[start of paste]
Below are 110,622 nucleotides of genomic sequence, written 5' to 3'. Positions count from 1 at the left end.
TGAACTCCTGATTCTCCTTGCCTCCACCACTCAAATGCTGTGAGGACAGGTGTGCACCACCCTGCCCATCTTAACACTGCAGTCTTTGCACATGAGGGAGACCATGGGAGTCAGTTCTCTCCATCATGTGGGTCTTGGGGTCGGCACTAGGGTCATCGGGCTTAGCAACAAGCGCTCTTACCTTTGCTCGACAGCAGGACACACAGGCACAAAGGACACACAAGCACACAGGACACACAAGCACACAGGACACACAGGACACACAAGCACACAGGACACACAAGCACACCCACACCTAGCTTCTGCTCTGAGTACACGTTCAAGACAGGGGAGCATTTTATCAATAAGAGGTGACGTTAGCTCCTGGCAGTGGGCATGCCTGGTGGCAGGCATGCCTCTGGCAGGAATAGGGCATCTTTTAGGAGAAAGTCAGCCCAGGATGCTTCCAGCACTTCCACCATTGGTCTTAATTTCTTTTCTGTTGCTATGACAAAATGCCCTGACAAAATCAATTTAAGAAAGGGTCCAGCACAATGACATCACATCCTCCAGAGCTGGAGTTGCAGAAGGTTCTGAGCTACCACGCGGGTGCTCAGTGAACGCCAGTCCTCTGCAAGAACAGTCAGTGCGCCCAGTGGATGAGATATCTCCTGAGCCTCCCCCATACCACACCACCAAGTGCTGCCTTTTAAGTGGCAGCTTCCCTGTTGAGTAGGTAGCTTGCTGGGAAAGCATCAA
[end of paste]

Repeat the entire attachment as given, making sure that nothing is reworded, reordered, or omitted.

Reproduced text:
Below are 110,622 nucleotides of genomic sequence, written 5' to 3'. Positions count from 1 at the left end.
TGAACTCCTGATTCTCCTTGCCTCCACCACTCAAATGCTGTGAGGACAGGTGTGCACCACCCTGCCCATCTTAACACTGCAGTCTTTGCACATGAGGGAGACCATGGGAGTCAGTTCTCTCCATCATGTGGGTCTTGGGGTCGGCACTAGGGTCATCGGGCTTAGCAACAAGCGCTCTTACCTTTGCTCGACAGCAGGACACACAGGCACAAAGGACACACAAGCACACAGGACACACAAGCACACAGGACACACAGGACACACAAGCACACAGGACACACAAGCACACCCACACCTAGCTTCTGCTCTGAGTACACGTTCAAGACAGGGGAGCATTTTATCAATAAGAGGTGACGTTAGCTCCTGGCAGTGGGCATGCCTGGTGGCAGGCATGCCTCTGGCAGGAATAGGGCATCTTTTAGGAGAAAGTCAGCCCAGGATGCTTCCAGCACTTCCACCATTGGTCTTAATTTCTTTTCTGTTGCTATGACAAAATGCCCTGACAAAATCAATTTAAGAAAGGGTCCAGCACAATGACATCACATCCTCCAGAGCTGGAGTTGCAGAAGGTTCTGAGCTACCACGCGGGTGCTCAGTGAACGCCAGTCCTCTGCAAGAACAGTCAGTGCGCCCAGTGGATGAGATATCTCCTGAGCCTCCCCCATACCACACCACCAAGTGCTGCCTTTTAAGTGGCAGCTTCCCTGTTGAGTAGGTAGCTTGCTGGGAAAGCATCAA